|Died||February 13, 1818
|Known for||Anti-slavery petitioner|
|Relatives||Julian Abele (architect)|
Absalom Jones (1746 – February 13, 1818) was an African-American abolitionist and clergyman. After finding a black congregation in 1794, he was the first African American ordained as a priest in the Episcopal Church of the United States, in 1804. He is listed on the Episcopal calendar of saints and blessed under the date of his death, February 13, in the 1979 Book of Common Prayer as "Absalom Jones, Priest, 1818".
Jones was born into slavery in Sussex, Delaware in 1746. When he was sixteen, he was sold to a storeowner in Philadelphia, Pennsylvania. One of the store's clerks taught him to write. While still a slave of Mr. Wynkoop, he married Mary King (slave to S. King who was a neighbor to the Wynkoops), another slave, on January 4, 1770. Mr. Duché performed the wedding ceremony. By 1778 he had purchased his wife's freedom so that their children would be free, creating an appeal for donations and loans, and in another seven years he was able to purchase his own.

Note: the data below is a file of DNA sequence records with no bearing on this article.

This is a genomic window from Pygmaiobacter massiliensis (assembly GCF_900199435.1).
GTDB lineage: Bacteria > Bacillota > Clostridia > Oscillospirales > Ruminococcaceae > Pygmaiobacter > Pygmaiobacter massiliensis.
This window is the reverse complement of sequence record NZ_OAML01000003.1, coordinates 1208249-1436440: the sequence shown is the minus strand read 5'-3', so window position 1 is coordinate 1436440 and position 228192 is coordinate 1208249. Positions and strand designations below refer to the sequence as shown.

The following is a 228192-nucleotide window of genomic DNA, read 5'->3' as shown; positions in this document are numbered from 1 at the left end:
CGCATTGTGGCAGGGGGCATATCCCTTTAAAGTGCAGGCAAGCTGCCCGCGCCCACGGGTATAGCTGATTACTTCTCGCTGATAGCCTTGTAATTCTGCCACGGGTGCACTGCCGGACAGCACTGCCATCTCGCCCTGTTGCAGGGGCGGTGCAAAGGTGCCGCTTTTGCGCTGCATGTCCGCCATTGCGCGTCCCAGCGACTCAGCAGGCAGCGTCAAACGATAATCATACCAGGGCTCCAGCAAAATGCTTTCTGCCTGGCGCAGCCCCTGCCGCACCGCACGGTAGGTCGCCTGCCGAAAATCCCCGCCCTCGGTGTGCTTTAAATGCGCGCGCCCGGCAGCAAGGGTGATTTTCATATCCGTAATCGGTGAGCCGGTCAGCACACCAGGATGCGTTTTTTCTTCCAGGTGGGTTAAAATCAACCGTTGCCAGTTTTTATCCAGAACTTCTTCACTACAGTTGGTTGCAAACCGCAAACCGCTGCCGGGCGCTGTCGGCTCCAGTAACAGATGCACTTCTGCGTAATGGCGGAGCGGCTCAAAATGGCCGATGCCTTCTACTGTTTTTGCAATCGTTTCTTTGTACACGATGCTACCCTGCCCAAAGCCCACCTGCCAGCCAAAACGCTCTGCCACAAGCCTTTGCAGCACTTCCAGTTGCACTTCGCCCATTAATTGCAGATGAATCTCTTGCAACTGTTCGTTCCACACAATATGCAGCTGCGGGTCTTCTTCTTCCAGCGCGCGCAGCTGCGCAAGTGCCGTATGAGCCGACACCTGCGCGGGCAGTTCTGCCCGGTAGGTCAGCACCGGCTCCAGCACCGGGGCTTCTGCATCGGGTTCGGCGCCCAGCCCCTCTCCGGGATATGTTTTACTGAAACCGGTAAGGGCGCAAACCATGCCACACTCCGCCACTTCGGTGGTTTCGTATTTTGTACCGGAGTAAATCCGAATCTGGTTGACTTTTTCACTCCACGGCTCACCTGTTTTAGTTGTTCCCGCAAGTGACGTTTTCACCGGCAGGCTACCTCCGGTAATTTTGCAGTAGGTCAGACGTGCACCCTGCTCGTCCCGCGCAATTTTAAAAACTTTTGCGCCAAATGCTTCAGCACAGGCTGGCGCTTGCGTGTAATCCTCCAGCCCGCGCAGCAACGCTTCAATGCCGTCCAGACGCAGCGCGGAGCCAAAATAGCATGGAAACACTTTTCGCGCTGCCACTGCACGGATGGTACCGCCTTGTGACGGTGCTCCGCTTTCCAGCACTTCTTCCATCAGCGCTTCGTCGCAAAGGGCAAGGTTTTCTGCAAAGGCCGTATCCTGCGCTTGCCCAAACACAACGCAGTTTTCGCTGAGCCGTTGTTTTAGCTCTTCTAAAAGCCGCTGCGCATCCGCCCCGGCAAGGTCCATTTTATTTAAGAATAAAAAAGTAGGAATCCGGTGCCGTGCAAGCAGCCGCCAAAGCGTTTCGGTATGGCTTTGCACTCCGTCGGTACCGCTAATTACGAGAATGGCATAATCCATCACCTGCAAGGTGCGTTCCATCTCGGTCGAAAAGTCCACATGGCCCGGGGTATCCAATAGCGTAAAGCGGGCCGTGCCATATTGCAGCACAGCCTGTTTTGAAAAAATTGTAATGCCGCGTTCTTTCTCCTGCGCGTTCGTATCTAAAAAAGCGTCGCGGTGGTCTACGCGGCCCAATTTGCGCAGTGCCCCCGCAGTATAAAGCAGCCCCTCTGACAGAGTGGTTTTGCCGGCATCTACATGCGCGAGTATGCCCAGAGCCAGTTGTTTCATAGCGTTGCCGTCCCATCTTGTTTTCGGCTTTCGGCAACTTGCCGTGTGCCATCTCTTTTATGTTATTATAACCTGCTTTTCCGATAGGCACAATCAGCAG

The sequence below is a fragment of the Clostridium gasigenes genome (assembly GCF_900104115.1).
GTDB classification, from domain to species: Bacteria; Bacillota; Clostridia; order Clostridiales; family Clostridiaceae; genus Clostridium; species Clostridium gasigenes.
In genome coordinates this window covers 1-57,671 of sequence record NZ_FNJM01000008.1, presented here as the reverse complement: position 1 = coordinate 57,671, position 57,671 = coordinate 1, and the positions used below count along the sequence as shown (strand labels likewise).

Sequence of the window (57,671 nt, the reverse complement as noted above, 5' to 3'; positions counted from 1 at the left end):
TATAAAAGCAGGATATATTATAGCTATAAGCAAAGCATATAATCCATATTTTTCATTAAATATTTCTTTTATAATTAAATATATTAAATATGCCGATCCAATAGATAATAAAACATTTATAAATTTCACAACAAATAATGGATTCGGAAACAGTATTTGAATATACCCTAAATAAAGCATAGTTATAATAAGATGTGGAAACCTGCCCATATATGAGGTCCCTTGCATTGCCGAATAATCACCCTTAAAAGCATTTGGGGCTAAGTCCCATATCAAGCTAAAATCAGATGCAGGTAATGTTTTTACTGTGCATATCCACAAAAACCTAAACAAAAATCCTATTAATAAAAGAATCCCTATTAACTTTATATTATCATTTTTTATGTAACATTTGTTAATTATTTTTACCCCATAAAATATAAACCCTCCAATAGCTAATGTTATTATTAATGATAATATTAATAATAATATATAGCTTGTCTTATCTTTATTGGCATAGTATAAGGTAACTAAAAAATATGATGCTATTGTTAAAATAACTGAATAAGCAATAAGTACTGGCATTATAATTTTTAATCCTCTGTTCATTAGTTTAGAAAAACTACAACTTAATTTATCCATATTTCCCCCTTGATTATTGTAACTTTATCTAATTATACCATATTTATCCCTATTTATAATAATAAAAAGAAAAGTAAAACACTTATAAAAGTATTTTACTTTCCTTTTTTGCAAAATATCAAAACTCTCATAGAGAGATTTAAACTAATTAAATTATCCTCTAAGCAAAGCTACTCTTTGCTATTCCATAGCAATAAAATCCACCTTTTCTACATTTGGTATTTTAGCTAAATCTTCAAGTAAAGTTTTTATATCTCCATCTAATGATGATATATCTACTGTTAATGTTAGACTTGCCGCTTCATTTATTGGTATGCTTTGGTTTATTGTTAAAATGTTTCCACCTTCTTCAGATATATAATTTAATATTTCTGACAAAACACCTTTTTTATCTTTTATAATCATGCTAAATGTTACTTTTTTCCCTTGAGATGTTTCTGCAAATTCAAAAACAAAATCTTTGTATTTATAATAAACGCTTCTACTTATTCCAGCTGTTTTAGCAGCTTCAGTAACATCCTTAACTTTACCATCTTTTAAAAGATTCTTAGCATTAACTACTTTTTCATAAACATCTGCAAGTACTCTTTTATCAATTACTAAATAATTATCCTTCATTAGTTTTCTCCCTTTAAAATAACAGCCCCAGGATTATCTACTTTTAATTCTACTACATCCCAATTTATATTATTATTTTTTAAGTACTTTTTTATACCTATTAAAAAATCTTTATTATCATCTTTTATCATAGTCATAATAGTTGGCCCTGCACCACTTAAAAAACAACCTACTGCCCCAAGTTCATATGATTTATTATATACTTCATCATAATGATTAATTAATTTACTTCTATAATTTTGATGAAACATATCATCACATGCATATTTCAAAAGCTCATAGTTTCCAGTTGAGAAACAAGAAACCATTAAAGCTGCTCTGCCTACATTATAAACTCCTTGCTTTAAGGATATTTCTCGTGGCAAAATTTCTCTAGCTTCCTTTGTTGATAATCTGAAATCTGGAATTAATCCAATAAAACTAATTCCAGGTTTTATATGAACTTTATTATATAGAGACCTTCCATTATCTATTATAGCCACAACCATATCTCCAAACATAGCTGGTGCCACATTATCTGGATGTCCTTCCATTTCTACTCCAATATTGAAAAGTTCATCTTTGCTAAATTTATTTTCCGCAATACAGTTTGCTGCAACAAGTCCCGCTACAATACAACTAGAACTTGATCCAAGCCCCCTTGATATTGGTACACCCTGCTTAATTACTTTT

Jones became a lay minister at the interracial congregation of St. George's Methodist Church. Together with Richard Allen, he was one of the first African Americans licensed to preach by the Methodist Church.
In 1972, while at St. George's Methodist Church, Absalom Jones and other black members were told that they could not join the rest of the congregation in seating and kneeling on the first floor and instead had to be segregated first sitting against the wall and then on the balcony, leading to the black members of the church getting up and walking out but not till they had completed their prayer. Absalom Jones and Richard Allen founded the Free African Society (FAS), first conceived as a non-denominational mutual aid society, to help newly freed slaves in Philadelphia. Jones and Allen separated over their different directions in religion, but they remained lifelong friends and collaborators.